Checking out of a Hilton hotel in London, security expert Roger Thompson was told his Visa card had been declined due to suspicions it was stolen, a situation that only got more disconcerting when he learned the bank that issued the card had more personal information on him and his family members than he ever imagined.
In a tale he relates in his blog
, Thompson, chief research officer at AVG, said he was compelled to answer questions on the phone from a Wachovia Bank representative in its fraud-prevention division to prove he was really Roger Thompson and not a credit-card thief checking out of the London hotel.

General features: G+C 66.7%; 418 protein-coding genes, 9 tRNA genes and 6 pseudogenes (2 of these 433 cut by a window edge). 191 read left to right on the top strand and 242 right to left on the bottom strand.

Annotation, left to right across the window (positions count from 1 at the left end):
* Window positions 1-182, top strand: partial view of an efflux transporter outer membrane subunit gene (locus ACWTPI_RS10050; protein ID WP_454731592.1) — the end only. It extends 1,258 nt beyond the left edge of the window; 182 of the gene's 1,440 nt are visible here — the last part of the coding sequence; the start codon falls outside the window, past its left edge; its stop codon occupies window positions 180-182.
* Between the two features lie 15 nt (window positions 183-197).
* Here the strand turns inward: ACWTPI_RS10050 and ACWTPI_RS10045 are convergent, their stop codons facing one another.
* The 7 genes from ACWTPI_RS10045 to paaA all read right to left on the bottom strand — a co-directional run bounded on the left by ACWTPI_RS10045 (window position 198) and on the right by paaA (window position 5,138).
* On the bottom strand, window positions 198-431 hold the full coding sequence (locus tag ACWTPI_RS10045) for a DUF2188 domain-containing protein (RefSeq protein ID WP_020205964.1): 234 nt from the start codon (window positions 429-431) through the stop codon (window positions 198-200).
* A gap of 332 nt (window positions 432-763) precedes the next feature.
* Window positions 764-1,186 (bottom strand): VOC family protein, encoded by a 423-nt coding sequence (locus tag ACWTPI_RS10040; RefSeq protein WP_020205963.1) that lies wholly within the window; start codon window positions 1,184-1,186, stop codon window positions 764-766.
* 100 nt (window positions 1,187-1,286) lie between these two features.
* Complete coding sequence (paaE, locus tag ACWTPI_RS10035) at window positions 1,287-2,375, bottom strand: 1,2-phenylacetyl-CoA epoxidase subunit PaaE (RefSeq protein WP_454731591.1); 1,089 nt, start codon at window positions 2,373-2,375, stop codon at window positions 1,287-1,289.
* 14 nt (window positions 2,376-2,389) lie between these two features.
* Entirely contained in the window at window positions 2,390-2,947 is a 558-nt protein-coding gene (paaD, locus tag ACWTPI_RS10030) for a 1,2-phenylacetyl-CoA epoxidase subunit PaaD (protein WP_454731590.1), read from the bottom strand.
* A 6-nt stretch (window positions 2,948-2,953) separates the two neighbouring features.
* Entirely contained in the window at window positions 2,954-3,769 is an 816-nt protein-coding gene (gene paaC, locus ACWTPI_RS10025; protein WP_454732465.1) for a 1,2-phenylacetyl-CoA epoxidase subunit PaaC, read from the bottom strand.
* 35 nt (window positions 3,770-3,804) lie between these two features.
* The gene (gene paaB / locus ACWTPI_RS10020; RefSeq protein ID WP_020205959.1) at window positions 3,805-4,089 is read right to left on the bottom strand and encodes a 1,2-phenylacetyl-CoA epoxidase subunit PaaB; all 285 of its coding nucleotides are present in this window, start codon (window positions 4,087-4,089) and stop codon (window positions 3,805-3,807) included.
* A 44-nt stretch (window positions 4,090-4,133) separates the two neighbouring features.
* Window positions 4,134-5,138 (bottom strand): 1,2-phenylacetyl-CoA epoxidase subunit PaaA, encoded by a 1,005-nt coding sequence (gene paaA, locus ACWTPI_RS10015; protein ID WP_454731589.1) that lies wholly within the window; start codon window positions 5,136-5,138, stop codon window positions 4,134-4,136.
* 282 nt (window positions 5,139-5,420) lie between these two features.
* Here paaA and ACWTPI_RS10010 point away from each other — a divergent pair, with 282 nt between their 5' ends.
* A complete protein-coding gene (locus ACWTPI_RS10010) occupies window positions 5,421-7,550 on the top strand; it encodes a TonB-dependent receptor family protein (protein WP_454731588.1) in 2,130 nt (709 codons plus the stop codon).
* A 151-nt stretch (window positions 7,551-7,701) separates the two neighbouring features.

It turns out Thompson's Visa card was flagged and suspended because he hadn't told the bank he was travelling overseas, a requirement he didn't know the bank had. But the "scary bit" about it all, he says, is that the bank fraud-prevention representative didn't just ask him to give the correct answers to questions such as his mother's maiden name, which he had provided to the bank for fraud detection purposes, but also a host of other questions about his daughter-in-law that he had no idea it knew.